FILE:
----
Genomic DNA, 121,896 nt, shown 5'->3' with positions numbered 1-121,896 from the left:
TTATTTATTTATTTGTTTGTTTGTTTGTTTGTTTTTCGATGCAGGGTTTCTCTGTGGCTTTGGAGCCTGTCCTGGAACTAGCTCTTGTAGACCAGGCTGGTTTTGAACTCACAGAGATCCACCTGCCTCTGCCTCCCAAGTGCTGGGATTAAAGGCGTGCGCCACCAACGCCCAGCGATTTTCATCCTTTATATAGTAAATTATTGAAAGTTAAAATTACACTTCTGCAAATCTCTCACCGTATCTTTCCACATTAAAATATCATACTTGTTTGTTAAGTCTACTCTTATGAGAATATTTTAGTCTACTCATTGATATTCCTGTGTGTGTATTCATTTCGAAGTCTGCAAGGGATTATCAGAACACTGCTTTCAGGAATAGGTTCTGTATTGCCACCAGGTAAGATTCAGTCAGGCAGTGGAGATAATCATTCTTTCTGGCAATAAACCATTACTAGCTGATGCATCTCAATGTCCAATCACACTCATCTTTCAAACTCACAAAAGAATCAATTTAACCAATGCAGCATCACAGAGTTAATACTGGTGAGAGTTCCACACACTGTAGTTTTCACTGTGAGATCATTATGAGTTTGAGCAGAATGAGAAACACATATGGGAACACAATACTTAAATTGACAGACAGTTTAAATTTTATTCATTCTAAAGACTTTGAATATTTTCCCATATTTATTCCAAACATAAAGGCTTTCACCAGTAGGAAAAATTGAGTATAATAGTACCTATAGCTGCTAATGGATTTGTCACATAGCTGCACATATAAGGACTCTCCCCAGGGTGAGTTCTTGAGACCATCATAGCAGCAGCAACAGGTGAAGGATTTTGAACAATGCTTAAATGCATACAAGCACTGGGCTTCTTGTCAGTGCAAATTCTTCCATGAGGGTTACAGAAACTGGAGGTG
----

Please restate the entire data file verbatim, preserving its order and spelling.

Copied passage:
Genomic DNA, 121,896 nt, shown 5'->3' with positions numbered 1-121,896 from the left:
TTATTTATTTATTTGTTTGTTTGTTTGTTTGTTTTTCGATGCAGGGTTTCTCTGTGGCTTTGGAGCCTGTCCTGGAACTAGCTCTTGTAGACCAGGCTGGTTTTGAACTCACAGAGATCCACCTGCCTCTGCCTCCCAAGTGCTGGGATTAAAGGCGTGCGCCACCAACGCCCAGCGATTTTCATCCTTTATATAGTAAATTATTGAAAGTTAAAATTACACTTCTGCAAATCTCTCACCGTATCTTTCCACATTAAAATATCATACTTGTTTGTTAAGTCTACTCTTATGAGAATATTTTAGTCTACTCATTGATATTCCTGTGTGTGTATTCATTTCGAAGTCTGCAAGGGATTATCAGAACACTGCTTTCAGGAATAGGTTCTGTATTGCCACCAGGTAAGATTCAGTCAGGCAGTGGAGATAATCATTCTTTCTGGCAATAAACCATTACTAGCTGATGCATCTCAATGTCCAATCACACTCATCTTTCAAACTCACAAAAGAATCAATTTAACCAATGCAGCATCACAGAGTTAATACTGGTGAGAGTTCCACACACTGTAGTTTTCACTGTGAGATCATTATGAGTTTGAGCAGAATGAGAAACACATATGGGAACACAATACTTAAATTGACAGACAGTTTAAATTTTATTCATTCTAAAGACTTTGAATATTTTCCCATATTTATTCCAAACATAAAGGCTTTCACCAGTAGGAAAAATTGAGTATAATAGTACCTATAGCTGCTAATGGATTTGTCACATAGCTGCACATATAAGGACTCTCCCCAGGGTGAGTTCTTGAGACCATCATAGCAGCAGCAACAGGTGAAGGATTTTGAACAATGCTTAAATGCATACAAGCACTGGGCTTCTTGTCAGTGCAAATTCTTCCATGAGGGTTACAGAAACTGGAGGTG